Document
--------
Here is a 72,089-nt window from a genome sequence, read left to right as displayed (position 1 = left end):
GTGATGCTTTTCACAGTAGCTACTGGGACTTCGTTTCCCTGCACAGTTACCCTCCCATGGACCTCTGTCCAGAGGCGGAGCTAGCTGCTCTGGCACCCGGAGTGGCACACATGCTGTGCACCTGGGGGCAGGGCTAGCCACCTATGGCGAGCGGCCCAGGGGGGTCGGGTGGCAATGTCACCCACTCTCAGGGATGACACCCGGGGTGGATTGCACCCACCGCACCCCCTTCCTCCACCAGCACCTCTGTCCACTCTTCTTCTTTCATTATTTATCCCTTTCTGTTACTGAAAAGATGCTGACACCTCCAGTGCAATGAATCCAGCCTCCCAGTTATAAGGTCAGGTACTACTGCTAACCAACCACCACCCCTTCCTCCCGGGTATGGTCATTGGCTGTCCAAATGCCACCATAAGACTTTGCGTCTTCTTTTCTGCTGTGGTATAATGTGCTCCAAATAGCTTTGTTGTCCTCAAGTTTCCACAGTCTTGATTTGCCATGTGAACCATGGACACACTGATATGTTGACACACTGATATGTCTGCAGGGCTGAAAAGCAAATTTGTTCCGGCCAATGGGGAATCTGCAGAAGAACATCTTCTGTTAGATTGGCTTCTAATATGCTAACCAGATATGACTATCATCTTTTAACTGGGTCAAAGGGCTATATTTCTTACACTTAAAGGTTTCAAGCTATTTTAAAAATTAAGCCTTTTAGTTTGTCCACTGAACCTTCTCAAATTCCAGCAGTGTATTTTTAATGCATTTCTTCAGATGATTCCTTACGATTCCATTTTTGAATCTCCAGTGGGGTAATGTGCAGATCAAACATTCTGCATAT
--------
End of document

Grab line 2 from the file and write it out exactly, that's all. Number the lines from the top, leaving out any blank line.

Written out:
GTGATGCTTTTCACAGTAGCTACTGGGACTTCGTTTCCCTGCACAGTTACCCTCCCATGGACCTCTGTCCAGAGGCGGAGCTAGCTGCTCTGGCACCCGGAGTGGCACACATGCTGTGCACCTGGGGGCAGGGCTAGCCACCTATGGCGAGCGGCCCAGGGGGGTCGGGTGGCAATGTCACCCACTCTCAGGGATGACACCCGGGGTGGATTGCACCCACCGCACCCCCTTCCTCCACCAGCACCTCTGTCCACTCTTCTTCTTTCATTATTTATCCCTTTCTGTTACTGAAAAGATGCTGACACCTCCAGTGCAATGAATCCAGCCTCCCAGTTATAAGGTCAGGTACTACTGCTAACCAACCACCACCCCTTCCTCCCGGGTATGGTCATTGGCTGTCCAAATGCCACCATAAGACTTTGCGTCTTCTTTTCTGCTGTGGTATAATGTGCTCCAAATAGCTTTGTTGTCCTCAAGTTTCCACAGTCTTGATTTGCCATGTGAACCATGGACACACTGATATGTTGACACACTGATATGTCTGCAGGGCTGAAAAGCAAATTTGTTCCGGCCAATGGGGAATCTGCAGAAGAACATCTTCTGTTAGATTGGCTTCTAATATGCTAACCAGATATGACTATCATCTTTTAACTGGGTCAAAGGGCTATATTTCTTACACTTAAAGGTTTCAAGCTATTTTAAAAATTAAGCCTTTTAGTTTGTCCACTGAACCTTCTCAAATTCCAGCAGTGTATTTTTAATGCATTTCTTCAGATGATTCCTTACGATTCCATTTTTGAATCTCCAGTGGGGTAATGTGCAGATCAAACATTCTGCATAT